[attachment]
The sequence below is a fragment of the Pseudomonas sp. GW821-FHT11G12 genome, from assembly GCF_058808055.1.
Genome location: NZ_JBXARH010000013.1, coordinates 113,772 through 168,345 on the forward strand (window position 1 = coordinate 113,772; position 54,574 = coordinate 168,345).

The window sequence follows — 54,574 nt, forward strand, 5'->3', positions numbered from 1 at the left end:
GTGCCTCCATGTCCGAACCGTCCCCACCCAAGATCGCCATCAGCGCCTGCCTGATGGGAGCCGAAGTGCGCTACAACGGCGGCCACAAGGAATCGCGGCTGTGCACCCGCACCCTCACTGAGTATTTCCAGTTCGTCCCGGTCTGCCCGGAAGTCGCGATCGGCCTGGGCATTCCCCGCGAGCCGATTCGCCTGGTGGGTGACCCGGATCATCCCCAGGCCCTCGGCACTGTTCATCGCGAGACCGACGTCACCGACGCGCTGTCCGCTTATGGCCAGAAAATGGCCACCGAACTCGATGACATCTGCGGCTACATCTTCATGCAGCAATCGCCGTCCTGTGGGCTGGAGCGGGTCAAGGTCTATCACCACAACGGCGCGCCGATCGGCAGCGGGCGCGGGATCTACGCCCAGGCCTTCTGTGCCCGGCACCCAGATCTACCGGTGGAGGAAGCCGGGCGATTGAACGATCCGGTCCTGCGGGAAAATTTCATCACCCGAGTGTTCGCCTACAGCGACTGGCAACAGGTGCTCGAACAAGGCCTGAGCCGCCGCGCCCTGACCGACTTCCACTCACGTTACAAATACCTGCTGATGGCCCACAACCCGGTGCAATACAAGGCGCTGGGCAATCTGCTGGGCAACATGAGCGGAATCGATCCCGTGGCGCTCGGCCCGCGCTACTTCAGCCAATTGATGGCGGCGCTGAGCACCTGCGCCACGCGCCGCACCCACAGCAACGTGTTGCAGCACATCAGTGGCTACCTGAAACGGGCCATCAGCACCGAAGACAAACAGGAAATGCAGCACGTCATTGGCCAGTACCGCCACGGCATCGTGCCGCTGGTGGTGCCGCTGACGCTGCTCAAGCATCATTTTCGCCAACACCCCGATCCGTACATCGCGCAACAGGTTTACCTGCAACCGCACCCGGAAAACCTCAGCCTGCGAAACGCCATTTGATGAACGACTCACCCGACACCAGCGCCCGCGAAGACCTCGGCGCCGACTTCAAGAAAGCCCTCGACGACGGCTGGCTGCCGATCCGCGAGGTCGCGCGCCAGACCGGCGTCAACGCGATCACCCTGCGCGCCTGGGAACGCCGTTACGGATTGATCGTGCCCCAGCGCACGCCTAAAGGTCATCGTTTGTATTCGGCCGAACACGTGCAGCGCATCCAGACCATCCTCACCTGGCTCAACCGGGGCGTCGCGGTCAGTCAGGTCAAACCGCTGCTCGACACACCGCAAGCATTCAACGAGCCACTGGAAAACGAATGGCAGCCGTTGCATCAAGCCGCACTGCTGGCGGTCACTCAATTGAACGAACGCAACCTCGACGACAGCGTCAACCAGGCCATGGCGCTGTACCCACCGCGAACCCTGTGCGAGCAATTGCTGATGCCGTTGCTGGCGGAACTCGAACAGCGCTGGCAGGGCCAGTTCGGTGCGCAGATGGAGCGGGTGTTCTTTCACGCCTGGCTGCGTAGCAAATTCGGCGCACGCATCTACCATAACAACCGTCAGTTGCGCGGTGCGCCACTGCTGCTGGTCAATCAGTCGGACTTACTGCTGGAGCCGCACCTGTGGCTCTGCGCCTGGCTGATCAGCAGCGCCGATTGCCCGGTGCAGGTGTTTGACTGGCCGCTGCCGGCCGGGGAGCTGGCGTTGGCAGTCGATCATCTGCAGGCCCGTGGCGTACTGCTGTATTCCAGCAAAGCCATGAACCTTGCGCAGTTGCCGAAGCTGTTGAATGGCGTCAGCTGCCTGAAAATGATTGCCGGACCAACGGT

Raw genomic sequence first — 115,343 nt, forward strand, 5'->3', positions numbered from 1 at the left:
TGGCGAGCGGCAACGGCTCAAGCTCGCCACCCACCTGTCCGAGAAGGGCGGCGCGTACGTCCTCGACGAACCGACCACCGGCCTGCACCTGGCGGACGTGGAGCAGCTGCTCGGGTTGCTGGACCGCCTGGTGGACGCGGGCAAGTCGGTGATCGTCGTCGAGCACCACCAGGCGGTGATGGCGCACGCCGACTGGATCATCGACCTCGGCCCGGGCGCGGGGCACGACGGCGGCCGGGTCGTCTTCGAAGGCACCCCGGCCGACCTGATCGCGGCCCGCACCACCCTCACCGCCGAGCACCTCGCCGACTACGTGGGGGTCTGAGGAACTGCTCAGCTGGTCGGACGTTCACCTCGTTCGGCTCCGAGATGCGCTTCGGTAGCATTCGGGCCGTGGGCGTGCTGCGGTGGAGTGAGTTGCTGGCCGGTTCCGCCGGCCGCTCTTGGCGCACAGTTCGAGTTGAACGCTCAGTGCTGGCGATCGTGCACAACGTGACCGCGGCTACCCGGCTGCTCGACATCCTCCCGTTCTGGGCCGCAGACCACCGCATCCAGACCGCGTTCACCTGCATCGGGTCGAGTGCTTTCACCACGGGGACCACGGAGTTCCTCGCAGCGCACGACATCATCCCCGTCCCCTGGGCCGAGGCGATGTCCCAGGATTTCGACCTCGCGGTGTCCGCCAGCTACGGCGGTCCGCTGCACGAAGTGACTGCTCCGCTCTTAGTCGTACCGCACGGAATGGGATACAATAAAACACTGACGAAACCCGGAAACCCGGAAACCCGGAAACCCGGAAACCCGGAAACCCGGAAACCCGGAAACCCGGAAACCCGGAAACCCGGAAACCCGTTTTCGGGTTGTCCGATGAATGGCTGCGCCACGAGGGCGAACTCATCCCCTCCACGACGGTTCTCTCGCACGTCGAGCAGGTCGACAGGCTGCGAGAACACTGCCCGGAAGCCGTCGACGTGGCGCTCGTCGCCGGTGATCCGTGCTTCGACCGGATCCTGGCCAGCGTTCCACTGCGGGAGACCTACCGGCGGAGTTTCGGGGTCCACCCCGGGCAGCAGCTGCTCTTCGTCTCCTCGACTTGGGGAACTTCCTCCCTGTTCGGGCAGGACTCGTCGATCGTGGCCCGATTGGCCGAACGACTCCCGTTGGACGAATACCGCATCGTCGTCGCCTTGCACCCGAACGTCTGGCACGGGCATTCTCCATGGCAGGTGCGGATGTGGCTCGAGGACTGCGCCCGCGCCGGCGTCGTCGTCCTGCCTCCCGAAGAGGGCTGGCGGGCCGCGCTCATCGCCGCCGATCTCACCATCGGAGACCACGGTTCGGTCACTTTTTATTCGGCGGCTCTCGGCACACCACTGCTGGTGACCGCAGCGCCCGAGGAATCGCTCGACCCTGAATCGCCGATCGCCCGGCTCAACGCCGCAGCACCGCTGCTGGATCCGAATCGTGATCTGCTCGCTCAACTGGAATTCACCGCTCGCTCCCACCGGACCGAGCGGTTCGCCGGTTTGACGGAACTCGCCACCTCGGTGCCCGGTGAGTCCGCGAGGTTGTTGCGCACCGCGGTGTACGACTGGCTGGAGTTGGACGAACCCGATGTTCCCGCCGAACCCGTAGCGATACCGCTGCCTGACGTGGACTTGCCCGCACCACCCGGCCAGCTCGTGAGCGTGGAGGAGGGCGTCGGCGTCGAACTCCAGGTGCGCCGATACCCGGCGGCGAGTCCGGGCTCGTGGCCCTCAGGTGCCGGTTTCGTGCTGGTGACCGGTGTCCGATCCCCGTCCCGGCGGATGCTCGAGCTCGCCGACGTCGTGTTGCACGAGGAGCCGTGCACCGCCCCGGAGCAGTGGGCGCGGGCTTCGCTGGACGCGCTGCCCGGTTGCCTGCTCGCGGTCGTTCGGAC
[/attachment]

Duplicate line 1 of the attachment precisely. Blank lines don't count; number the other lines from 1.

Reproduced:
The sequence below is a fragment of the Pseudomonas sp. GW821-FHT11G12 genome, from assembly GCF_058808055.1.